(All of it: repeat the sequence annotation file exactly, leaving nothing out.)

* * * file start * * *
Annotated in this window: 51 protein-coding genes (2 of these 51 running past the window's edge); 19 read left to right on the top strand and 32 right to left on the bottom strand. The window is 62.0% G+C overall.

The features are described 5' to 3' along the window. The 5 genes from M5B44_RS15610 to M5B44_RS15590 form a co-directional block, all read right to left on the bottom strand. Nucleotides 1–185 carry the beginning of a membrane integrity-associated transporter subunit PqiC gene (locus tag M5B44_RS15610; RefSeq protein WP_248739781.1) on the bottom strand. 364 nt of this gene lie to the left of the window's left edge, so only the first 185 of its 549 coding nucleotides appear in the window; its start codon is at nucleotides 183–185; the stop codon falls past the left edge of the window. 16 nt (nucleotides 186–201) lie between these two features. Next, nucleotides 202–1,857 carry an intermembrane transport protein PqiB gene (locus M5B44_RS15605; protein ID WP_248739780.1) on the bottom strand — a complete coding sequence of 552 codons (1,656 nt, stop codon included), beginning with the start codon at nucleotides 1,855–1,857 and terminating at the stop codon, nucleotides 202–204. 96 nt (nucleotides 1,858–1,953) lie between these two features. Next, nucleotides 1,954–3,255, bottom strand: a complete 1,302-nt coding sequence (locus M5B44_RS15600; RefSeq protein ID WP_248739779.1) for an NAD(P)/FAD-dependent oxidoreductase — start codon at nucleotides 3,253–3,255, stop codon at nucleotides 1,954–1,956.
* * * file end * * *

Annotated in this window: 51 protein-coding genes (2 of these 51 running past the window's edge); 19 read left to right on the top strand and 32 right to left on the bottom strand. The window is 62.0% G+C overall.

The features are described 5' to 3' along the window. The 5 genes from M5B44_RS15610 to M5B44_RS15590 form a co-directional block, all read right to left on the bottom strand. Nucleotides 1–185 carry the beginning of a membrane integrity-associated transporter subunit PqiC gene (locus tag M5B44_RS15610; RefSeq protein WP_248739781.1) on the bottom strand. 364 nt of this gene lie to the left of the window's left edge, so only the first 185 of its 549 coding nucleotides appear in the window; its start codon is at nucleotides 183–185; the stop codon falls past the left edge of the window. 16 nt (nucleotides 186–201) lie between these two features. Next, nucleotides 202–1,857 carry an intermembrane transport protein PqiB gene (locus M5B44_RS15605; protein ID WP_248739780.1) on the bottom strand — a complete coding sequence of 552 codons (1,656 nt, stop codon included), beginning with the start codon at nucleotides 1,855–1,857 and terminating at the stop codon, nucleotides 202–204. 96 nt (nucleotides 1,858–1,953) lie between these two features. Next, nucleotides 1,954–3,255, bottom strand: a complete 1,302-nt coding sequence (locus M5B44_RS15600; RefSeq protein ID WP_248739779.1) for an NAD(P)/FAD-dependent oxidoreductase — start codon at nucleotides 3,253–3,255, stop codon at nucleotides 1,954–1,956.